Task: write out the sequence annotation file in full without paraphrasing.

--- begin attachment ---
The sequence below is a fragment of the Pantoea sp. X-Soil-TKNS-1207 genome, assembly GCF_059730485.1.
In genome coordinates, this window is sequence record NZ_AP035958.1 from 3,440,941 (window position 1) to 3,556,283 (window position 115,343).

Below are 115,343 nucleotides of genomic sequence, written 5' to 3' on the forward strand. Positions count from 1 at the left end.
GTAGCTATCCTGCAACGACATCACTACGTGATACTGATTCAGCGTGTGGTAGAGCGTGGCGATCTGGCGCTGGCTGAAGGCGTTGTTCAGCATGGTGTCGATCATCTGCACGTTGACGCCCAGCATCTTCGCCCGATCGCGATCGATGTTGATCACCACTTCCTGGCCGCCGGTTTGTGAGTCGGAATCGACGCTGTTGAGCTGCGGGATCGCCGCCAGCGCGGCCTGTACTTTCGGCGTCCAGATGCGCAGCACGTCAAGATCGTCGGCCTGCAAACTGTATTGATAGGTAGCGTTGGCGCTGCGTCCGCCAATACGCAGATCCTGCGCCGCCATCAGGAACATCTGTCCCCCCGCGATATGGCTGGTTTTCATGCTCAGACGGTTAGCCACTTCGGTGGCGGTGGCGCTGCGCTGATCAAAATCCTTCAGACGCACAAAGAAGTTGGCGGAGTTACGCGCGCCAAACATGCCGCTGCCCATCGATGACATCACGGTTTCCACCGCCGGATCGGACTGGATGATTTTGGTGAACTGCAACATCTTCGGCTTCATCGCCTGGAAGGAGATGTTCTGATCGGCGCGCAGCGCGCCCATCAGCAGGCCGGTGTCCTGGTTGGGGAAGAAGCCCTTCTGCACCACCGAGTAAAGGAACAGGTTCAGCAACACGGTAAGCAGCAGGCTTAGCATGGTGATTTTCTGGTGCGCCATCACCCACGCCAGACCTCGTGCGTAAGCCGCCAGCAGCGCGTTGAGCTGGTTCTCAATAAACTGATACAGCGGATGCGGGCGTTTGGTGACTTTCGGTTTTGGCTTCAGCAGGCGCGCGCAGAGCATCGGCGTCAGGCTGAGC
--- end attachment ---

The sequence below is a fragment of the Pantoea sp. X-Soil-TKNS-1207 genome, assembly GCF_059730485.1.
In genome coordinates, this window is sequence record NZ_AP035958.1 from 3,440,941 (window position 1) to 3,556,283 (window position 115,343).

Below are 115,343 nucleotides of genomic sequence, written 5' to 3' on the forward strand. Positions count from 1 at the left end.
GTAGCTATCCTGCAACGACATCACTACGTGATACTGATTCAGCGTGTGGTAGAGCGTGGCGATCTGGCGCTGGCTGAAGGCGTTGTTCAGCATGGTGTCGATCATCTGCACGTTGACGCCCAGCATCTTCGCCCGATCGCGATCGATGTTGATCACCACTTCCTGGCCGCCGGTTTGTGAGTCGGAATCGACGCTGTTGAGCTGCGGGATCGCCGCCAGCGCGGCCTGTACTTTCGGCGTCCAGATGCGCAGCACGTCAAGATCGTCGGCCTGCAAACTGTATTGATAGGTAGCGTTGGCGCTGCGTCCGCCAATACGCAGATCCTGCGCCGCCATCAGGAACATCTGTCCCCCCGCGATATGGCTGGTTTTCATGCTCAGACGGTTAGCCACTTCGGTGGCGGTGGCGCTGCGCTGATCAAAATCCTTCAGACGCACAAAGAAGTTGGCGGAGTTACGCGCGCCAAACATGCCGCTGCCCATCGATGACATCACGGTTTCCACCGCCGGATCGGACTGGATGATTTTGGTGAACTGCAACATCTTCGGCTTCATCGCCTGGAAGGAGATGTTCTGATCGGCGCGCAGCGCGCCCATCAGCAGGCCGGTGTCCTGGTTGGGGAAGAAGCCCTTCTGCACCACCGAGTAAAGGAACAGGTTCAGCAACACGGTAAGCAGCAGGCTTAGCATGGTGATTTTCTGGTGCGCCATCACCCACGCCAGACCTCGTGCGTAAGCCGCCAGCAGCGCGTTGAGCTGGTTCTCAATAAACTGATACAGCGGATGCGGGCGTTTGGTGACTTTCGGTTTTGGCTTCAGCAGGCGCGCGCAGAGCATCGGCGTCAGGCTGAGC